New approaches to the history of print have allowed historians of early modern Europe to re-evaluate major shifts in religious, intellectual, cultural and political life across Europe. Drawing on precise and detailed study of the contexts of different types of print, including books, pamphlets, newspapers and flysheets, combined with quantitative analysis and a study of texts as material objects, Thomas Munck offers a transformed picture of early modern political culture, and through analysis of new styles and genres of writing he offers a fresh perspective on the intended readership. Conflict and Enlightenment uses a resolutely comparative approach to re-examine what was being disseminated in print, and how. By mapping the transmission of texts across cultural and linguistic divides, Munck reveals how far new forms of political discourse varied depending on the particular perspectives of authors, readers and regulatory authorities, as well as the cultural adaptability of translators and sponsors.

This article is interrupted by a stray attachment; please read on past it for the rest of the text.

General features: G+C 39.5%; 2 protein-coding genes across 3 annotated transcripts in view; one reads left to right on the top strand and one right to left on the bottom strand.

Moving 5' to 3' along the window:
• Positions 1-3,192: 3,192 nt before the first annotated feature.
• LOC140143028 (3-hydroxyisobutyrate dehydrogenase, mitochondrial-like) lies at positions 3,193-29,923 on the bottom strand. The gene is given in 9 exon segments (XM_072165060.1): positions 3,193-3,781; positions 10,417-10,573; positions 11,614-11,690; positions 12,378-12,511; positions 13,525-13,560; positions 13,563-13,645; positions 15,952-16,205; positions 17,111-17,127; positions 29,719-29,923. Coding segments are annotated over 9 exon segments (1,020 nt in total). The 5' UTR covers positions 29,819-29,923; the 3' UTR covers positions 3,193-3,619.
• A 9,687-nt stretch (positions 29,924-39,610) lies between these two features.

Medieval Italian communes are known for their violence, feuds, and vendettas, yet beneath this tumult was a society preoccupied with peace. Peace and Penance in Late Medieval Italy is the first book to examine how civic peacemaking in the age of Dante was forged in the crucible of penitential religious practice. Focusing on Florence in the thirteenth and fourteenth centuries, an era known for violence and civil discord, Katherine Ludwig Jansen brilliantly illuminates how religious and political leaders used peace agreements for everything from bringing an end to neighborhood quarrels to restoring full citizenship to judicial exiles. She brings to light a treasure trove of unpublished evidence from notarial archives and supports it with sermons, hagiography, political treatises, and chronicle accounts. She paints a vivid picture of life in an Italian commune, a socially and politically unstable world that strove to achieve peace. Jansen also assembles a wealth of visual material from the period, illustrating for the first time how the kiss of peace--a ritual gesture borrowed from the Catholic Mass--was incorporated into the settlement of secular disputes. Breaking new ground in the study of peacemaking in the Middle Ages, Peace and Penance in Late Medieval Italy adds an entirely new dimension to our understanding of Italian culture in this turbulent age by showing how peace was conceived, memorialized, and occasionally achieved.